Amazing Cirrus clouds invading the sky presents a series of photos of the Cirrus cloud type. It was photographed in Denmark on September 3, 2010, above Odense city in the early morning around 7 am local time.
Cirrus clouds are made up completely by ice crystals. They can form with a wide range of shapes and sizes. Typically they look like long, thin, wispy white streamers (with hooks) at high altitude in the sky. They are commonly known as “mare’s tails” because they are shaped like the tail of a horse. Its name come from the Latin word cirrus, meaning a ringlet or curling lock of hair.
Cirrus clouds normally form above 18.000 feet and go up to 45.000 feet. That is the same altitude as contrails that are generally left between 27.000 – 40.000 feet. That could be the reason why contrails over time transform into a Cirrus cloud type.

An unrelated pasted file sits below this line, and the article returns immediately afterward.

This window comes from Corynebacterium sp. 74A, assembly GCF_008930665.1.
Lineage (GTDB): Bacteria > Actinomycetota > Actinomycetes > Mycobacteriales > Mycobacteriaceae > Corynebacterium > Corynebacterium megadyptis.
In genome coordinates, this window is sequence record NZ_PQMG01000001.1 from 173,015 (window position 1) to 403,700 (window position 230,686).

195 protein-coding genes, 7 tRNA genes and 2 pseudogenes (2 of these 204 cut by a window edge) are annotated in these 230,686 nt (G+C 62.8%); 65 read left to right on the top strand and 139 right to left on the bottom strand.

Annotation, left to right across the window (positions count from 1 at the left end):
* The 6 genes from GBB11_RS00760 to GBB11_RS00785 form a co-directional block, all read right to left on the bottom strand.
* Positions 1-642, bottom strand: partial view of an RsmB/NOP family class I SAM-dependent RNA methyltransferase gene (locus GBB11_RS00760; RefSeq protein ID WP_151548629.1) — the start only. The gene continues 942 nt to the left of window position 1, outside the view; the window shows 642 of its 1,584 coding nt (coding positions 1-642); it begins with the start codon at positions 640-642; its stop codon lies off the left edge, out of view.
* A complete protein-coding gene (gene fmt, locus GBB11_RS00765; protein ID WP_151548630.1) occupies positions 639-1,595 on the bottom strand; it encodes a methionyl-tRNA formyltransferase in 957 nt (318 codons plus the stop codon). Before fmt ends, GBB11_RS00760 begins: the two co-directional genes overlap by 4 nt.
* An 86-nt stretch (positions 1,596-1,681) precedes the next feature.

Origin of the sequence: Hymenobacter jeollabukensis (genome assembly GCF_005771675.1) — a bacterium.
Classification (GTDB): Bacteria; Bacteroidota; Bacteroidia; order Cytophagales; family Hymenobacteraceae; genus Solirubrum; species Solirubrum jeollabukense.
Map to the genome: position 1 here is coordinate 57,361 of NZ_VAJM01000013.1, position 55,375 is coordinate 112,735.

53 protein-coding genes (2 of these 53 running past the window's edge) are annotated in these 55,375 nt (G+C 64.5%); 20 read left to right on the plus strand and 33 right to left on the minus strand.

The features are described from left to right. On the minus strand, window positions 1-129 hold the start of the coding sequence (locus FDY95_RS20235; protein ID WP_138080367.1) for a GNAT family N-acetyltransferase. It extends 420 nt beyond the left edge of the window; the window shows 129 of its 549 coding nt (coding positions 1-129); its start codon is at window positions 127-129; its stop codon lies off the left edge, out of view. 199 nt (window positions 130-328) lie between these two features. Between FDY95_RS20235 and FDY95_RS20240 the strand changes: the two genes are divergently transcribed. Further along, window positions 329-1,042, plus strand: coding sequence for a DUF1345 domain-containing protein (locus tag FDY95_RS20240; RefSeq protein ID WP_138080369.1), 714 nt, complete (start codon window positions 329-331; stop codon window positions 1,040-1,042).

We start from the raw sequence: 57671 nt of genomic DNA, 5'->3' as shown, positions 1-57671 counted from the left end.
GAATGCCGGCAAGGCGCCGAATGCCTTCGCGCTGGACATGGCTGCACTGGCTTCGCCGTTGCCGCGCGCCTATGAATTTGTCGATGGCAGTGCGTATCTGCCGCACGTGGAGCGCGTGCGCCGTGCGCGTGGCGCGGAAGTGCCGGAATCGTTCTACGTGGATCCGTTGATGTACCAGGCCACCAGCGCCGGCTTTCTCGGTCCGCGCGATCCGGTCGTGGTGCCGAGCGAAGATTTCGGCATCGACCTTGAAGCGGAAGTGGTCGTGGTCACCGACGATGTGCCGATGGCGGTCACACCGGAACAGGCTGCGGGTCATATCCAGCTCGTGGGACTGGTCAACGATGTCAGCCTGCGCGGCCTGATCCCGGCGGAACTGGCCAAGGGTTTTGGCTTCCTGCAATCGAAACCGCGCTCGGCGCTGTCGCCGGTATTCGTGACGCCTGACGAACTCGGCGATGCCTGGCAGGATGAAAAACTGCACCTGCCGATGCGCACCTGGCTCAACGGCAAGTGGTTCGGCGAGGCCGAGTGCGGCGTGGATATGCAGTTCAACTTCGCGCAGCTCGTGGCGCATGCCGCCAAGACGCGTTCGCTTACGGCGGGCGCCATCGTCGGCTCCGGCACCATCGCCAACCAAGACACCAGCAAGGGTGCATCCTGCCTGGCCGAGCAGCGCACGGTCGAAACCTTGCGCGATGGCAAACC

The delicate cloud strands in the above photo could look like the much more sophisticated Cirrocumulus. But when I look more closely I see it is Cirrus clearly because of the lines and strands in them. Explore the “Cirrus”-TAG for more on this cloud type.
Amazing Cirrus clouds invading the sky photo gallery
See the weather history for Denmark (Vojens-Skrydstrup Air Base) on September 3, 2010
Camera used: Sony A-100 DSLR with a standard 18-75mm zoom lens
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